First Reading: 2 Samuel 7:1–11, 16
After the king was settled in his palace and the Lord had given him rest from all his enemies around him, he said to Nathan the prophet, “Here I am, living in a house of cedar, while the ark of God remains in a tent.”
Nathan replied to the king, “Whatever you have in mind, go ahead and do it, for the LORD is with you.”
But that night the word of the LORD came to Nathan, saying:
“Go and tell my servant David, ‘This is what the LORD says: Are you the one to build me a house to dwell in? I have not dwelt in a house from the day I brought the Israelites up out of Egypt to this day. I have been moving from place to place with a tent as my dwelling. Wherever I have moved with all the Israelites, did I ever say to any of their rulers whom I commanded to shepherd my people Israel, “Why have you not built me a house of cedar?”’
“Now then, tell my servant David, ‘This is what the LORD Almighty says: I took you from the pasture, from tending the flock, and appointed you ruler over my people Israel. I have been with you wherever you have gone, and I have cut off all your enemies from before you. Now I will make your name great, like the names of the greatest men on earth. And I will provide a place for my people Israel and will plant them so that they can have a home of their own and no longer be disturbed. Wicked people will not oppress them anymore, as they did at the beginning and have done ever since the time I appointed leaders over my people Israel. I will also give you rest from all your enemies.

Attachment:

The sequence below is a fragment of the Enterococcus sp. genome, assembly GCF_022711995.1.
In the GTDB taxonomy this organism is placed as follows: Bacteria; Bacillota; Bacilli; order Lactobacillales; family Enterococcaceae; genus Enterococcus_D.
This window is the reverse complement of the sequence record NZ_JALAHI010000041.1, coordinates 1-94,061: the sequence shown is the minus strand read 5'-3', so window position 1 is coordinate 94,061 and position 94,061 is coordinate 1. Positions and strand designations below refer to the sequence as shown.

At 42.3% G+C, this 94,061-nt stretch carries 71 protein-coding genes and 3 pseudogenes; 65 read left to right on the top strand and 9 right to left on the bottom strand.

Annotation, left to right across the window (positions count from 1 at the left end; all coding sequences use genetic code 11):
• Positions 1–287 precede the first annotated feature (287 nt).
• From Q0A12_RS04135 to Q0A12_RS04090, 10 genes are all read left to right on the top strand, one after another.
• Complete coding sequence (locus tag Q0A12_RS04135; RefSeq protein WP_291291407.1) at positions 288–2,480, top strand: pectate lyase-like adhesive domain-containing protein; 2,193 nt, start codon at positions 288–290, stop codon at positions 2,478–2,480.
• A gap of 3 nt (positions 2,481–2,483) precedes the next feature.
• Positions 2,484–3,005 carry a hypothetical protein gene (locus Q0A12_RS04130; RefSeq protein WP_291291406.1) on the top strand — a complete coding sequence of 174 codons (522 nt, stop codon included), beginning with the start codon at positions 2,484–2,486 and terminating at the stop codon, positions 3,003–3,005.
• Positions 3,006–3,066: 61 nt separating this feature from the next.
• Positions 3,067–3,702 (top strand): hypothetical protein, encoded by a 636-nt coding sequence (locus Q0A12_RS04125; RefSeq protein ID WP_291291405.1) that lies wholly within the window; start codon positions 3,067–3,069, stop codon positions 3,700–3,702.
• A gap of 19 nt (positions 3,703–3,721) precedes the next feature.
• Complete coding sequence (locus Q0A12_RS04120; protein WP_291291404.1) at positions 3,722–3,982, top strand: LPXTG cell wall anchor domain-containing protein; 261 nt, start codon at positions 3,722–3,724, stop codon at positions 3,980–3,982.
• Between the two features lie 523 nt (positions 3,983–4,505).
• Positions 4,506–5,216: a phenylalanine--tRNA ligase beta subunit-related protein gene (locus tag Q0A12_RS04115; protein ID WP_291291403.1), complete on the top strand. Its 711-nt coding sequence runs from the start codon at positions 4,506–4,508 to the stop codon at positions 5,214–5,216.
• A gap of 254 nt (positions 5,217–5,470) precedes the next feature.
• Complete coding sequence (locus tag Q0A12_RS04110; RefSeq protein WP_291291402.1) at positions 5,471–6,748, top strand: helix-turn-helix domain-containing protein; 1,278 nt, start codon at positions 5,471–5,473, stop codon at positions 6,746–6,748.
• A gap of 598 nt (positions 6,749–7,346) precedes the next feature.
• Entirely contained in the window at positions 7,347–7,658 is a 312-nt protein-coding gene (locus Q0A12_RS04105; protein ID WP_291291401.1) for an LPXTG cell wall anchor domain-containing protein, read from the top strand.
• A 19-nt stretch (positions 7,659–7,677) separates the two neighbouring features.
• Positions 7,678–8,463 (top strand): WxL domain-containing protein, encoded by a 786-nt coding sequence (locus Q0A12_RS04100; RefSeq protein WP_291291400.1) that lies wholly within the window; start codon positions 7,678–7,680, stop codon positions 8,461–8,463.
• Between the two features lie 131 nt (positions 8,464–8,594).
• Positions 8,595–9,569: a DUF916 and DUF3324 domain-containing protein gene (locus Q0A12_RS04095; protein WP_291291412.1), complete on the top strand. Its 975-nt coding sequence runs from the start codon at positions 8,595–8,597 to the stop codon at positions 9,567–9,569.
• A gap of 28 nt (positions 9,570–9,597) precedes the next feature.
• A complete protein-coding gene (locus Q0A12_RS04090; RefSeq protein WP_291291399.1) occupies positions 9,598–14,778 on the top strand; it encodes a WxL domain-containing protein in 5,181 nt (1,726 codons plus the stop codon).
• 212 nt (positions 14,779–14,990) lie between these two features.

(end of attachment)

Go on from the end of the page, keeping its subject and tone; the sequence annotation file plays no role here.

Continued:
“‘The LORD declares to you that the LORD himself will establish a house for you: [. . .] Your house and your kingdom will endure forever before me; your throne will be established forever.’” (NIV)
Have you ever been so busy trying to accomplish something for God that you missed what God was doing? In 2 Samuel 7, David decides to build something great for God. He will upgrade the Lord’s mobile home (the tabernacle) to a more permanent residence (the temple). He quickly consults Nathan the prophet, who gives him an uninspired green light, saying, “Whatever you have in mind, go ahead and do it, for the Lord is with you.” In other words, as long as you are doing something for God, he will surely follow after with approval.
However, later that night, the Lord sends a different word to Nathan. Not only should David not build the temple, he also needs to be reminded that it is the Lord who is doing the building, not him. It is God who will build a household for David, a royal line that will produce the chief cornerstone of God’s great building project.
This story reminds me of a Baptist pastor who, when baptizing people, would ask them to each share their field of service. The candidates would respond, “I am a banker . . . a teacher . . . a car salesman . . . etc.” He would then continue on with the baptism, proclaiming, “You are no longer a car salesman. You are a car salesman for Jesus.”
I have always liked this practice of baptism and how it emphasizes that we are all called to ministry. However, as I continue to think more about it, I would make one small change. Rather than saying, “You are a car salesman for Jesus,” I would say, “You are to be a car salesman like Jesus.”
The shift might not seem significant, but I think it matters. It matters because I have seen Christians who are very eager to build and accomplish great things for Jesus while at the same time look nothing like Jesus. When our primary focus is to build and accomplish things for Jesus, we rarely consider how and what Jesus is building. In fact, if Christians are only to do things for Jesus, then we can keep doing what we have always done. For instance, an unbeliever who is rude and arrogant is “converted” into now being rude and arrogant for Jesus. But what if Jesus isn’t asking us to build for him but is inviting us to build like him?
The season of Advent is for Christians what Nathan’s prophecy was for Daniel: a reminder not to rush ahead of what the Lord is doing but to patiently trust and join in what he is up to. It is a time to examine whether we have been so busy building for God that we have neglected being built by God.
To go further into scripture on this, check out Psalm 127 and Ephesians 2:19–22.
Matt Styles – EYELET Team Member